The presumption of parental choice in genetics

In various forms, I’ve been talking about genetic modification and testing of children for years. As most of you know my older son was whole-genome sequenced before he was born. This was in large part scientific activism. I wanted to show people it could be done, and it’s not scary. Genes are not destiny, they’re information.

In the current year of 2017 we’ve gotten much further than when I first began talking about this sort of stuff. The Washington Post and Stat have two articles on the topic that are relevant, Discounts, guarantees and the search for ‘good’ genes: The booming fertility business and A baby with a disease gene or no baby at all: Genetic testing of embryos creates an ethical morass.

I’m prompted to comment on them for two reasons. A simple one is that Michael Brendan Doughtery wondered if the recourse to “super-male” sperm donors would lead to inadvertent consanguineous marriage. I doubt the math works out there. There are tens of millions of children. Even with 1,000 sperm donors genetic diversity would mostly be retained, and you can find plenty of partners. And of course in the near future with ubiquitous genetic testing, most individuals will immediately detect consanguinuity. This is not a problem practically.

A second, broader issue, is in regards to genetic testing and sperm donation I do not believe we should treat parents who make recourse to these technologies any differently from parents (like myself) who can have children without assistance. Most humans make choices on characteristics of their spouses, and those choices aggregate into assortative mating. To me, this is a difference of degree, not kind, from selecting sperm donors. It simply seems creepy because of the technological aspect. The impulses are the exact same.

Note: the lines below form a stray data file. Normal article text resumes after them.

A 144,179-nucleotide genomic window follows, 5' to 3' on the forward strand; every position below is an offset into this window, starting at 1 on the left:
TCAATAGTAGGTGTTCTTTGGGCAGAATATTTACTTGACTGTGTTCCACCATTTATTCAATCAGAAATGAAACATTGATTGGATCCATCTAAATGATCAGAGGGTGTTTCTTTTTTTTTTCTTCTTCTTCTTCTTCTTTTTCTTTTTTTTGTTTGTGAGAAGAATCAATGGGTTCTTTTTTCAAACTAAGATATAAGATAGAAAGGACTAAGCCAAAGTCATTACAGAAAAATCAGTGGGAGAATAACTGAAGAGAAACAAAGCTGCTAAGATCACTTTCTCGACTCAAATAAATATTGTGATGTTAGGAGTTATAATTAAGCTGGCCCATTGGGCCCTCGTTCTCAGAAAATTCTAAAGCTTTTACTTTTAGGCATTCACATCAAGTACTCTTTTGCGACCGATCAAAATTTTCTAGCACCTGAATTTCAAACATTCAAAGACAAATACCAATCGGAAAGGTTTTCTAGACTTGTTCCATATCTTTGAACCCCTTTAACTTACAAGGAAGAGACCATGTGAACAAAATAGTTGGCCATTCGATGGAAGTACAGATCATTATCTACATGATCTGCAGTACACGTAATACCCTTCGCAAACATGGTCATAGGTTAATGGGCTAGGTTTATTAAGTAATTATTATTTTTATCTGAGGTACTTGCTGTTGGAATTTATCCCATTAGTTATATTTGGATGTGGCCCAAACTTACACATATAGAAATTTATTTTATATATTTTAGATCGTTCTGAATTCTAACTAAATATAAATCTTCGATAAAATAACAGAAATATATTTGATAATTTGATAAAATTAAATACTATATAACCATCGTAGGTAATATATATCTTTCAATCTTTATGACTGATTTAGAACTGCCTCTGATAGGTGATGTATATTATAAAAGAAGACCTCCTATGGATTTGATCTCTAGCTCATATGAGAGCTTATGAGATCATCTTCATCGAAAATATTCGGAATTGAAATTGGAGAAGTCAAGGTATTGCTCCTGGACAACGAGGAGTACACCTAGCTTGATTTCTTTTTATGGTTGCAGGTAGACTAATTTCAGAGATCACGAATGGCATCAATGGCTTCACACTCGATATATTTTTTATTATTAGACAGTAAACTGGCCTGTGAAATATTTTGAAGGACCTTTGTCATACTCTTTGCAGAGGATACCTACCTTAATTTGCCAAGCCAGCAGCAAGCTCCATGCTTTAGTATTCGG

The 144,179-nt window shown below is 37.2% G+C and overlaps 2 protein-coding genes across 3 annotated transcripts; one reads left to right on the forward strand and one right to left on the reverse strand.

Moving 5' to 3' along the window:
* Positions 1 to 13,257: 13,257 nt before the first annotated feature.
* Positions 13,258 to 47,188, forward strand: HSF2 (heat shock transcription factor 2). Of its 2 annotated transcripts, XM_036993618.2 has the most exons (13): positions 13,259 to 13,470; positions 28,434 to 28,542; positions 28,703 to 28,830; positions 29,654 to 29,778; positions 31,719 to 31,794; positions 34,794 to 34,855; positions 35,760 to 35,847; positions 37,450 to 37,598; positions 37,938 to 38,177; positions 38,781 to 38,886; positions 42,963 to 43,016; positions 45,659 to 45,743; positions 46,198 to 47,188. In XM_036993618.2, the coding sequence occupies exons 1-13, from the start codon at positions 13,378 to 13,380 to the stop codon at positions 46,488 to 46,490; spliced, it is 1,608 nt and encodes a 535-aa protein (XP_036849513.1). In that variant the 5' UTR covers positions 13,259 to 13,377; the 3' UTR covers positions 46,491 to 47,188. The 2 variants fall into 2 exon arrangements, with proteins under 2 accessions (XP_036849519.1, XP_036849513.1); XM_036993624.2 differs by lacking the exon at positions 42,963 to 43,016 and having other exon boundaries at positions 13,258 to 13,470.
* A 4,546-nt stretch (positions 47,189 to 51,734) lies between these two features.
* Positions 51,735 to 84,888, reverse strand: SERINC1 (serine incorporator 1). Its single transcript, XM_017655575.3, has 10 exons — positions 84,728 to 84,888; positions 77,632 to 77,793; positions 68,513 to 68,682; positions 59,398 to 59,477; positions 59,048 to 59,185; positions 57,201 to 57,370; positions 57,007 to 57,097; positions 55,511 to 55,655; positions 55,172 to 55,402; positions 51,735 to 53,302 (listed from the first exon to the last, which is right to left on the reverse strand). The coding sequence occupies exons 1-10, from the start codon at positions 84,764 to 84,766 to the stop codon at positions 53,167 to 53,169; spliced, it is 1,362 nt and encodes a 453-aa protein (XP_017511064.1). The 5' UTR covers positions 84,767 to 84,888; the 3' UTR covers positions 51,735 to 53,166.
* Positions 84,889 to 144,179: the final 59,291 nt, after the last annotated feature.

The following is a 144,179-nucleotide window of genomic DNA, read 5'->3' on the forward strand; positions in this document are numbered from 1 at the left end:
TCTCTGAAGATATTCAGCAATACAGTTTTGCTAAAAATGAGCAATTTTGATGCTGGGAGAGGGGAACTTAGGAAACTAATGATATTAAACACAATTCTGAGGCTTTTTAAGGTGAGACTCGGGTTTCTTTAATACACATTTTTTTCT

I do understand that some people have religious, ethical, and normative objections to these new technologies. Personally, I disagree with this viewpoint, but I think it is healthy for us to have the debate openly and candidly.

For example, a few years ago Radiolab had an episode where a gay Israeli couple went looking for egg donors. More specifically they wanted eggs from someone who was white. Obviously, I don’t prioritize my children looking like me that much even though they are biologically mine, so I have a hard time relating to fixating on this issue (my wife and I discussed this topic and I didn’t care too much whether the kids looked like dad, though other people on playgrounds seem to care way too much for my taste). But at the end of the day, it is a choice. And, it is the same choice that the vast majority of humans make by marrying and having children with people of the same race. In multiracial societies like the United States of America, this choice is explicit and implicit in terms of revealed preferences. People want kids to be the same race as themselves. They want to see themselves physically. The Radiolab episode simply exposed what generally occurs on the down-low.